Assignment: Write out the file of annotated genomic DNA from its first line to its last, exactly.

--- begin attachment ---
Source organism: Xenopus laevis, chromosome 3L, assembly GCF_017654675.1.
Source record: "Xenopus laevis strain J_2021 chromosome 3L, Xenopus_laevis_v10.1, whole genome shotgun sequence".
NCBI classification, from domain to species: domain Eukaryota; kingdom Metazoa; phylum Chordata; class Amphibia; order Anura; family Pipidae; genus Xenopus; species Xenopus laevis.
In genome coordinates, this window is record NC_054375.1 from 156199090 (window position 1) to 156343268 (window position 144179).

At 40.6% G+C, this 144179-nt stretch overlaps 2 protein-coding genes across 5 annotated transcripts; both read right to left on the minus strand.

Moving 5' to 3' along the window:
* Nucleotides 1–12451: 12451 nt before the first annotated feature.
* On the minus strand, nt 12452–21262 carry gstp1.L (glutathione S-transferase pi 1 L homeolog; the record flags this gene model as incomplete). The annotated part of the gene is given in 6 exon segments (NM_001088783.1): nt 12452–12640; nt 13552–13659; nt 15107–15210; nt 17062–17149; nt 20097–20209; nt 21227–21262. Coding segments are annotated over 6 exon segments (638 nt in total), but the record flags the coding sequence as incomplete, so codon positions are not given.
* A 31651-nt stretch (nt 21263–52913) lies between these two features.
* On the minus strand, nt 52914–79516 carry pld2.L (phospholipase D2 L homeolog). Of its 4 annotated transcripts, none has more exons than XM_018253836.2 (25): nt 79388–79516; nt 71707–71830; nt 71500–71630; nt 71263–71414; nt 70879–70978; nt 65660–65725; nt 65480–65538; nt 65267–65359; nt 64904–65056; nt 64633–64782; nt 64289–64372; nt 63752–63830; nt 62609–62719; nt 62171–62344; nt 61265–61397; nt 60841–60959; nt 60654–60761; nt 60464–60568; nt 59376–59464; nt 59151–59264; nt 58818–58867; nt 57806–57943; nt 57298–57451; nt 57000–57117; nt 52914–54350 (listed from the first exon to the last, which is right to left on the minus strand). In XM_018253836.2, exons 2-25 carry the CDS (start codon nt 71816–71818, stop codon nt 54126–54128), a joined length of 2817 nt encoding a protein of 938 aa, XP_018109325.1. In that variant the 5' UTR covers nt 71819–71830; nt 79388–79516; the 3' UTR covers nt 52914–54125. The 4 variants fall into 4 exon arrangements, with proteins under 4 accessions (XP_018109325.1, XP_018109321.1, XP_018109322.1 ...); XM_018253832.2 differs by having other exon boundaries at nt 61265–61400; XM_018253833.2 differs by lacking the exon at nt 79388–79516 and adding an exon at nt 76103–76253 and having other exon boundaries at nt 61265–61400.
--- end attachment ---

Source organism: Xenopus laevis, chromosome 3L, assembly GCF_017654675.1.
Source record: "Xenopus laevis strain J_2021 chromosome 3L, Xenopus_laevis_v10.1, whole genome shotgun sequence".
NCBI classification, from domain to species: domain Eukaryota; kingdom Metazoa; phylum Chordata; class Amphibia; order Anura; family Pipidae; genus Xenopus; species Xenopus laevis.
In genome coordinates, this window is record NC_054375.1 from 156199090 (window position 1) to 156343268 (window position 144179).

At 40.6% G+C, this 144179-nt stretch overlaps 2 protein-coding genes across 5 annotated transcripts; both read right to left on the minus strand.

Moving 5' to 3' along the window:
* Nucleotides 1–12451: 12451 nt before the first annotated feature.
* On the minus strand, nt 12452–21262 carry gstp1.L (glutathione S-transferase pi 1 L homeolog; the record flags this gene model as incomplete). The annotated part of the gene is given in 6 exon segments (NM_001088783.1): nt 12452–12640; nt 13552–13659; nt 15107–15210; nt 17062–17149; nt 20097–20209; nt 21227–21262. Coding segments are annotated over 6 exon segments (638 nt in total), but the record flags the coding sequence as incomplete, so codon positions are not given.
* A 31651-nt stretch (nt 21263–52913) lies between these two features.
* On the minus strand, nt 52914–79516 carry pld2.L (phospholipase D2 L homeolog). Of its 4 annotated transcripts, none has more exons than XM_018253836.2 (25): nt 79388–79516; nt 71707–71830; nt 71500–71630; nt 71263–71414; nt 70879–70978; nt 65660–65725; nt 65480–65538; nt 65267–65359; nt 64904–65056; nt 64633–64782; nt 64289–64372; nt 63752–63830; nt 62609–62719; nt 62171–62344; nt 61265–61397; nt 60841–60959; nt 60654–60761; nt 60464–60568; nt 59376–59464; nt 59151–59264; nt 58818–58867; nt 57806–57943; nt 57298–57451; nt 57000–57117; nt 52914–54350 (listed from the first exon to the last, which is right to left on the minus strand). In XM_018253836.2, exons 2-25 carry the CDS (start codon nt 71816–71818, stop codon nt 54126–54128), a joined length of 2817 nt encoding a protein of 938 aa, XP_018109325.1. In that variant the 5' UTR covers nt 71819–71830; nt 79388–79516; the 3' UTR covers nt 52914–54125. The 4 variants fall into 4 exon arrangements, with proteins under 4 accessions (XP_018109325.1, XP_018109321.1, XP_018109322.1 ...); XM_018253832.2 differs by having other exon boundaries at nt 61265–61400; XM_018253833.2 differs by lacking the exon at nt 79388–79516 and adding an exon at nt 76103–76253 and having other exon boundaries at nt 61265–61400.